Coming or Going?
“Coming or Going? At night or in conditions of poor visibility navigation lights tell you a traffic advisory story in color. All pilots should refresh their memories periodically so that they can immediately determine the flight path of another aircraft by the color and relative position of the navigation lights it displays. The airborne pilot, alone in the cockpit at night, is in no position to start thumbing through a pilot’s handbook to find out whether the red and green lights he sees are going away or coming directly at him. He may have only a few seconds to see, decide and react. How much time would you need? Do you any blind spots in your memory?”
The text above originally appeared in FAA Aviation News January 1970 with similar illustrations to the ones you see below. These illustrations were made by me using Microsoft Flight Simulator and hopefully will help you memorize the sight picture so you can instantly recognize whether aircraft are coming or going. I am also including a couple of illustrations done by artist Robert C. Osborn that pertain to flying at night. These illustrations appeared on the back of FAA Aviation News September 1973, September 1975 and October 1976.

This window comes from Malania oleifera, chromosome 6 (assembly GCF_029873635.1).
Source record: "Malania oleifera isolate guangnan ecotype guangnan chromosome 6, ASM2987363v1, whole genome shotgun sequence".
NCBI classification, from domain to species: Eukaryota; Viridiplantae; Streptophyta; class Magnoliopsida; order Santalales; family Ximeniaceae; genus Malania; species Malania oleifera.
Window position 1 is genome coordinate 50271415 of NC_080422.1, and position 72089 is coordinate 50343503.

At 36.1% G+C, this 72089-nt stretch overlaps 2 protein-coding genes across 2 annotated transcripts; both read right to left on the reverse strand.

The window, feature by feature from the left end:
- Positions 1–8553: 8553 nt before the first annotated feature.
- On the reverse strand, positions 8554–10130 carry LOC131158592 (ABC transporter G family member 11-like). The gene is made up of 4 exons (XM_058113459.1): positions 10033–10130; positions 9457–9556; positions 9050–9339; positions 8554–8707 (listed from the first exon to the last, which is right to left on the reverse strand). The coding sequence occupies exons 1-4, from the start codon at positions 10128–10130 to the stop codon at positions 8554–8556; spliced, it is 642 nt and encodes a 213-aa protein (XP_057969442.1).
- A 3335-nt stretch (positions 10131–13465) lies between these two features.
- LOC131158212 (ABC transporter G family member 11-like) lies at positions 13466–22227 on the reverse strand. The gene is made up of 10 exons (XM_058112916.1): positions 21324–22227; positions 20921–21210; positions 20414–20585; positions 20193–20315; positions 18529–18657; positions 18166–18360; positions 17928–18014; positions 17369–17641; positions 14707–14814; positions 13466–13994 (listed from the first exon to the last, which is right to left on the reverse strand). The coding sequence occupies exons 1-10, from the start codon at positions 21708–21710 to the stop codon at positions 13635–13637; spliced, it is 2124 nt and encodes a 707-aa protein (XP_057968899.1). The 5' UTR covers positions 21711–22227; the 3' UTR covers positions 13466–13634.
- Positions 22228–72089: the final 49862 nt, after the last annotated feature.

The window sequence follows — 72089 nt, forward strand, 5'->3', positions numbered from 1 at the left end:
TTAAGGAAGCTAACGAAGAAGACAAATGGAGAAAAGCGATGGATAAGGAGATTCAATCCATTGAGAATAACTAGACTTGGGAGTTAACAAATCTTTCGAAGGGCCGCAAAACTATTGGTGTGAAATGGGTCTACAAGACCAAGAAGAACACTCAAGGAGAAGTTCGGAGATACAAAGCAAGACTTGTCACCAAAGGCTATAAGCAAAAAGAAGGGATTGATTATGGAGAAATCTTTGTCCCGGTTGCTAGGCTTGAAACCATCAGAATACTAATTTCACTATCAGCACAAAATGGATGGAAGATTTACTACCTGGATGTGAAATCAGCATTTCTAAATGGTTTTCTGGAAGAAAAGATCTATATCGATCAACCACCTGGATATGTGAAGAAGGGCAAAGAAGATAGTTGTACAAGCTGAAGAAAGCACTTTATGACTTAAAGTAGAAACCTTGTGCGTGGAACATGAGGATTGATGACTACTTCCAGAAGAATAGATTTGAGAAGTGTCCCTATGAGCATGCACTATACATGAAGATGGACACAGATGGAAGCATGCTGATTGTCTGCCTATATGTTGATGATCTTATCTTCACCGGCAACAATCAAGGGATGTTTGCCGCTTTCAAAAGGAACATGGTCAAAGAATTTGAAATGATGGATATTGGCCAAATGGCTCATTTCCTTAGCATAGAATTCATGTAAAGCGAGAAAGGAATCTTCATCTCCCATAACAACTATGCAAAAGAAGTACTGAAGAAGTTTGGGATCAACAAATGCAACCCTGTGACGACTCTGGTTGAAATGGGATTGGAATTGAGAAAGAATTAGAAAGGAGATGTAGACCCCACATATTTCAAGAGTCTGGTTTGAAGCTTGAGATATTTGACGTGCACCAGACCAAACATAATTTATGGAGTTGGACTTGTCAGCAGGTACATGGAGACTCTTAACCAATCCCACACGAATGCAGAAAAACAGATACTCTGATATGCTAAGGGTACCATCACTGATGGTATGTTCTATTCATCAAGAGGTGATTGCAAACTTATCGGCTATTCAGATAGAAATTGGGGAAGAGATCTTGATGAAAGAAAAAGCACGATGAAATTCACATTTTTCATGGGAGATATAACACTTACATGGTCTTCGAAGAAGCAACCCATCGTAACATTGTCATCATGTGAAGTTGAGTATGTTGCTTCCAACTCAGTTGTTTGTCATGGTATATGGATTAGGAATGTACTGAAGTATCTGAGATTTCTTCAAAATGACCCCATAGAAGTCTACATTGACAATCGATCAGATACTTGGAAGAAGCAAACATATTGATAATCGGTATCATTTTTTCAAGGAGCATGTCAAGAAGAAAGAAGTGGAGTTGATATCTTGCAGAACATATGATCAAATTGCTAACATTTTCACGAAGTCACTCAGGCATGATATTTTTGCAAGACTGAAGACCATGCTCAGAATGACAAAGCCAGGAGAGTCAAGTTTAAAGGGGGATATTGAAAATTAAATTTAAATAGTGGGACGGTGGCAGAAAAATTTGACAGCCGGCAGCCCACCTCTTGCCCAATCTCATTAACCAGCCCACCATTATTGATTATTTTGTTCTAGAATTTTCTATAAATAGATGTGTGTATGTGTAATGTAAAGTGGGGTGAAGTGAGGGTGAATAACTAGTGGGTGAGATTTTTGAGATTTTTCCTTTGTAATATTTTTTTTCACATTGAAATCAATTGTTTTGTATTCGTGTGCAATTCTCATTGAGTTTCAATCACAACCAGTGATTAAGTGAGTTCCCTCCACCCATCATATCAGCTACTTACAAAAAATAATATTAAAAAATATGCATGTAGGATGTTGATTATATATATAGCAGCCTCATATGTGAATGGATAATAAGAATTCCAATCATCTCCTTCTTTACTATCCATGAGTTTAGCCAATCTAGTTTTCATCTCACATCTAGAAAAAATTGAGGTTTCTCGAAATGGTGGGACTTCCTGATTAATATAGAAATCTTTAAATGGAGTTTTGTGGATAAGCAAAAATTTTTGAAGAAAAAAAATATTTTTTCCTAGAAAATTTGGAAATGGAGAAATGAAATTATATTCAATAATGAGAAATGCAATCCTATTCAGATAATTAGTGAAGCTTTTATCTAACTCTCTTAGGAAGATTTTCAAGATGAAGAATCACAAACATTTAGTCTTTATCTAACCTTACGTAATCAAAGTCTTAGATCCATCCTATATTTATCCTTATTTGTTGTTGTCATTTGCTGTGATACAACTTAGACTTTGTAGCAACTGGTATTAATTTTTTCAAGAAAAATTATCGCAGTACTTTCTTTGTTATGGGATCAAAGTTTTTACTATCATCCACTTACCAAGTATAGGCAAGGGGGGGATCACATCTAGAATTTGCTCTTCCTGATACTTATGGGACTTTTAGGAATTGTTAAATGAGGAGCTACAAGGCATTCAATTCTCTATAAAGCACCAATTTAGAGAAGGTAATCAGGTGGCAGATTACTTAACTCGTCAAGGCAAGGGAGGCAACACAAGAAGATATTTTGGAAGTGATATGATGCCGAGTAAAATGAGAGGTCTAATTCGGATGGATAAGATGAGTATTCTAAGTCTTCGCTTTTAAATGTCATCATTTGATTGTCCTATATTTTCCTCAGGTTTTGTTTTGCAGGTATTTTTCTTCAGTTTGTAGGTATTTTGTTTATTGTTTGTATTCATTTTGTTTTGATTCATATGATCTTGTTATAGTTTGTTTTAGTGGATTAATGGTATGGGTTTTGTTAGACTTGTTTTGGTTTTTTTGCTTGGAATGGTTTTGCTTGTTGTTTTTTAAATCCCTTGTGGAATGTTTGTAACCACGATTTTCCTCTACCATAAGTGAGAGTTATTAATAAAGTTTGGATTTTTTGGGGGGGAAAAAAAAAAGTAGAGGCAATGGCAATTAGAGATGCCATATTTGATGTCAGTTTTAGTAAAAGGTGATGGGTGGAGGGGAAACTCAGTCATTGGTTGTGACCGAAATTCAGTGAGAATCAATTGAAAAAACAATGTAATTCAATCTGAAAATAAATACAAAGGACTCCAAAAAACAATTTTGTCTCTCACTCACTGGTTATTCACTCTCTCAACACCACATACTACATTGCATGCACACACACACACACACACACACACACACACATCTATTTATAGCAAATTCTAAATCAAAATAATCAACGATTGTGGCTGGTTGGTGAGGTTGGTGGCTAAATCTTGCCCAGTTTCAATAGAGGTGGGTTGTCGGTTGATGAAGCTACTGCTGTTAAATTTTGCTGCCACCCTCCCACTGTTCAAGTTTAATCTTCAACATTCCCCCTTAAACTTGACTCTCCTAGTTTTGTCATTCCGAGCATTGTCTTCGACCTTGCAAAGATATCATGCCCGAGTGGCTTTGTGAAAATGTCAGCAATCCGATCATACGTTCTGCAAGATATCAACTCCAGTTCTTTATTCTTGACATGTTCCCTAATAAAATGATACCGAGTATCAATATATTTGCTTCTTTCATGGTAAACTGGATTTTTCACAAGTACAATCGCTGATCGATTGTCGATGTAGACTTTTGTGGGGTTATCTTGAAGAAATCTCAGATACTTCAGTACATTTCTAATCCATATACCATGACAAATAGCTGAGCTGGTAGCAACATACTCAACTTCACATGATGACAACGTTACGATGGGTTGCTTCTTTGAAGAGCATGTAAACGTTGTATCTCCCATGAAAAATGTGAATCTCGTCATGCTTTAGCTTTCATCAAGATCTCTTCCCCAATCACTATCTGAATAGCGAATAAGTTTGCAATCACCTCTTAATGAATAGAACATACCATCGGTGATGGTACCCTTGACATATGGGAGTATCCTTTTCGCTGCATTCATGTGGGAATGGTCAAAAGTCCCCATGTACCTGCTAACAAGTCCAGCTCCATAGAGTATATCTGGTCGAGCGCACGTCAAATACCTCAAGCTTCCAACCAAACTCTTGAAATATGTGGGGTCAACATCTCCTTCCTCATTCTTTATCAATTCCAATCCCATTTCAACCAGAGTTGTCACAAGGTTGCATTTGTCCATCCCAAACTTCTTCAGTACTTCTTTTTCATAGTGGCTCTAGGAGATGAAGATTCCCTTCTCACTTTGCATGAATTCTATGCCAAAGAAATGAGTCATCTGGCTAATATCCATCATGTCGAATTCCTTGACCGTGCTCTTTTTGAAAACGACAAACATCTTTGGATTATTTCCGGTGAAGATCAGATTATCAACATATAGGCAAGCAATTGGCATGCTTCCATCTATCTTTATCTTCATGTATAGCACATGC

One more note: Do you know who the father of aircraft navigational lights is? Warren G. Grimes. I’m proud to say he was born right here in Montgomery County Ohio just a few miles from where I currently live and the Wright Brothers lived and worked. Grimes Field in Urbana, Ohio (I74) is named after him. It was at this airstrip where his company, Grimes Manufacturing Company, flight tested various aircraft navigation lightning systems on the Flying Lab, a Beech 18 (C-45). If you fly to Grimes field, be sure to stop and take a look at the Grimes Flying Laboratory Museum.